The Chinese tennis player Peng shuai stated that “he has never accused anyone of sexual abuse” and that his post on the Weibo social network on November 2 was a “private matter” about which people have “misunderstandings”according to a video posted last night by Singaporean outlet Lianhe Zaobao.
The tennis player was in Shanghai participating in an event along with other Chinese sports stars like former basketball player Yao Ming.
In its November statement on Weibo, a network similar to Twitter, Peng revealed that he had an intermittent love affair with former Chinese Vice Premier Zhang Gaoli for years, whom he accused of having sexually abused her on one occasion.
The debate over Peng and Zhang’s relationship was quickly censored on Chinese social media and the original post (which read “That afternoon I did not consent and I cried all the time”) volatilized.
In the video, Peng is puzzled when the reporter asks if she has been in her Beijing home “freely” and without surveillance and states: “Why should someone be watching me? I’ve been home at large.”
The athlete also confirmed the authorship of a letter from her addressed to the president of the Women’s Tennis Association (WTA), Steve Simon, and that was picked up by state television CGTN in mid-November: “I wrote the Chinese version and, as my level of English is not very good, CGTN published a translated version with the same meaning as the original, “he explained.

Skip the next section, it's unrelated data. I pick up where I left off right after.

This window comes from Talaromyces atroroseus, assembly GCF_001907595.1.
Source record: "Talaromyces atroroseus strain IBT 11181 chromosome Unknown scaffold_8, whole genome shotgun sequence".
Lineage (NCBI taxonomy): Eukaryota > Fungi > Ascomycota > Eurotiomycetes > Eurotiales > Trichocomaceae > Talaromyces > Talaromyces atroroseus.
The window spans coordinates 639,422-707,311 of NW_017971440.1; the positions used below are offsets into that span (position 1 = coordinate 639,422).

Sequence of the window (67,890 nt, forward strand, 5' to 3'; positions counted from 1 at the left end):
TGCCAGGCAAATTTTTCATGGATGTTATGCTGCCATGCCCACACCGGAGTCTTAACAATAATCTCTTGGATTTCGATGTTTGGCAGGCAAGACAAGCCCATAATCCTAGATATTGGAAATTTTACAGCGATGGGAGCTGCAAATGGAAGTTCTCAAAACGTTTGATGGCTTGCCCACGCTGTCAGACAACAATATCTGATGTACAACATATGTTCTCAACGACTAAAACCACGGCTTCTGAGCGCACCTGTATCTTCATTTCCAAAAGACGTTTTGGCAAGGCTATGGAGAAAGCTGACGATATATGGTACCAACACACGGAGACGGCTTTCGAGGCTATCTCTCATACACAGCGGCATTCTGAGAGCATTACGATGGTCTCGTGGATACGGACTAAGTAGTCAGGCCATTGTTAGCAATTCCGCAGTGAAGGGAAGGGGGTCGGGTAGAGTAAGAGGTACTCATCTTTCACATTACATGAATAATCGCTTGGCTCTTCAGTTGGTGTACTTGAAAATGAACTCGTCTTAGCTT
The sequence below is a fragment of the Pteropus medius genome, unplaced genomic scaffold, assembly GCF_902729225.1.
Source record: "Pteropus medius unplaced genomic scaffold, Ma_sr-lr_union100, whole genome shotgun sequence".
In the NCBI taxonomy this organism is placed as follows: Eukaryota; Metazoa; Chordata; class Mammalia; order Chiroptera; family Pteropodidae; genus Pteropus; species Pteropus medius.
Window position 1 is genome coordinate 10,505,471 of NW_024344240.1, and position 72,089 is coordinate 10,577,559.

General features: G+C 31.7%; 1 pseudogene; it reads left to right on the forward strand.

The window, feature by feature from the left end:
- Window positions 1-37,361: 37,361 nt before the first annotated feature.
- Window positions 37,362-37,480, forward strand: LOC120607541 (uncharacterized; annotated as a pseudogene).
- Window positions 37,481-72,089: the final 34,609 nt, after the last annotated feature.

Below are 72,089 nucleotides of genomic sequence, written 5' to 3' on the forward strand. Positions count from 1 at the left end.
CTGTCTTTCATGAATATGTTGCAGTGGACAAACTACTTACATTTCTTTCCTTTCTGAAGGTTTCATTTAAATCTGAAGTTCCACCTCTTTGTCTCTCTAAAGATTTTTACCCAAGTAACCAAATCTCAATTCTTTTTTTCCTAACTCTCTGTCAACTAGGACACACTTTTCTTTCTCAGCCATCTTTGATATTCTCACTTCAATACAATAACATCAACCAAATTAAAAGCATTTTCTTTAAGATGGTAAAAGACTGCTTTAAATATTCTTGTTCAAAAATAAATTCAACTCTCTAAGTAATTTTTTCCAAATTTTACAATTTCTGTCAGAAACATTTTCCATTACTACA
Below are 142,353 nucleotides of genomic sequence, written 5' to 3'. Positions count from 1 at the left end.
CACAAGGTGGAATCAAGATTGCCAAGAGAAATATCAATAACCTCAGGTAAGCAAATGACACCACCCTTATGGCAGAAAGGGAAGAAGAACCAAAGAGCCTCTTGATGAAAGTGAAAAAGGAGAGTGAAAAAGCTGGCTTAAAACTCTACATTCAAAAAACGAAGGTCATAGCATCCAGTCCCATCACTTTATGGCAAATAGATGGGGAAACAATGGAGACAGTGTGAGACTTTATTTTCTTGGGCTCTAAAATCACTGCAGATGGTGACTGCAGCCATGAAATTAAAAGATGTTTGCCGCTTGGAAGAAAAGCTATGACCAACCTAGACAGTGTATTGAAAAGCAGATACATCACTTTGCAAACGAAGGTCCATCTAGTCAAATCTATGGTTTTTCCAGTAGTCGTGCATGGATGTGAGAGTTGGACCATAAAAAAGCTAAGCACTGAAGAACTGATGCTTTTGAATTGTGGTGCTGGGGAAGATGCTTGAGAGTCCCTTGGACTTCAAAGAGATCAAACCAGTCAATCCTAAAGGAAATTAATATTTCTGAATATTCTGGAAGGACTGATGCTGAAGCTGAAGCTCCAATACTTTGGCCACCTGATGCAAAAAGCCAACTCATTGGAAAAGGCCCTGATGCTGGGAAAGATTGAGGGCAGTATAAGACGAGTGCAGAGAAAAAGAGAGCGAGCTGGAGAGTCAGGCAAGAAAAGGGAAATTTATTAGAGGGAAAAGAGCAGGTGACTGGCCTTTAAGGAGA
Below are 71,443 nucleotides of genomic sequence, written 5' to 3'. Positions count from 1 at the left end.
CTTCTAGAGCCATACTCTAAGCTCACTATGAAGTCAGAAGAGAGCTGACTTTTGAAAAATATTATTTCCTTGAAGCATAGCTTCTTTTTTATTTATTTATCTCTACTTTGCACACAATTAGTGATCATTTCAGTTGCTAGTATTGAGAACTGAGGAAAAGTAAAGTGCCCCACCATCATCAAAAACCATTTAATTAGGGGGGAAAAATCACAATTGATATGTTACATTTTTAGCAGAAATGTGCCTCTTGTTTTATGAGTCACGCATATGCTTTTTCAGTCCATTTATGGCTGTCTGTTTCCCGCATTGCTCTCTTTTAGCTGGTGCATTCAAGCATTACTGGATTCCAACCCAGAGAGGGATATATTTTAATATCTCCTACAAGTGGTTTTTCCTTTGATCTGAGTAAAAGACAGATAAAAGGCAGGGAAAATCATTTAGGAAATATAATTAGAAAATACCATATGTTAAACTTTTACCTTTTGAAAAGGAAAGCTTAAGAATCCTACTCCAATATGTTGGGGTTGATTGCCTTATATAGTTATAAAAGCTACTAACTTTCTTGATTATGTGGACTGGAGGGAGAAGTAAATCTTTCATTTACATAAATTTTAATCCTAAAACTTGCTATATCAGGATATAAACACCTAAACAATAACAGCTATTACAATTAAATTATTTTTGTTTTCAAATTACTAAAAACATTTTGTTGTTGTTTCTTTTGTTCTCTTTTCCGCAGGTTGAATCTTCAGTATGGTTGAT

In that letter, Peng claimed “to be well and resting” and denied being missing and allegations of sexual abuse, which increased the concern towards the Chinese player, of which images and videos were distributed, once again through media and journalists close to the Government, in subsequent days.
In addition, Peng had a video call with Thomas Bach, President of the International Olympic Committee (IOC), in which reported that he was fine and that he was in Beijing, insisting once again that their privacy be respected.
However, the WTA decided on December 1 suspend the tournaments held in China due to censorship and the uncertainties that have surrounded the case.
Eddie is an Australian news reporter with over 9 years in the industry and has published on Forbes and tech crunch.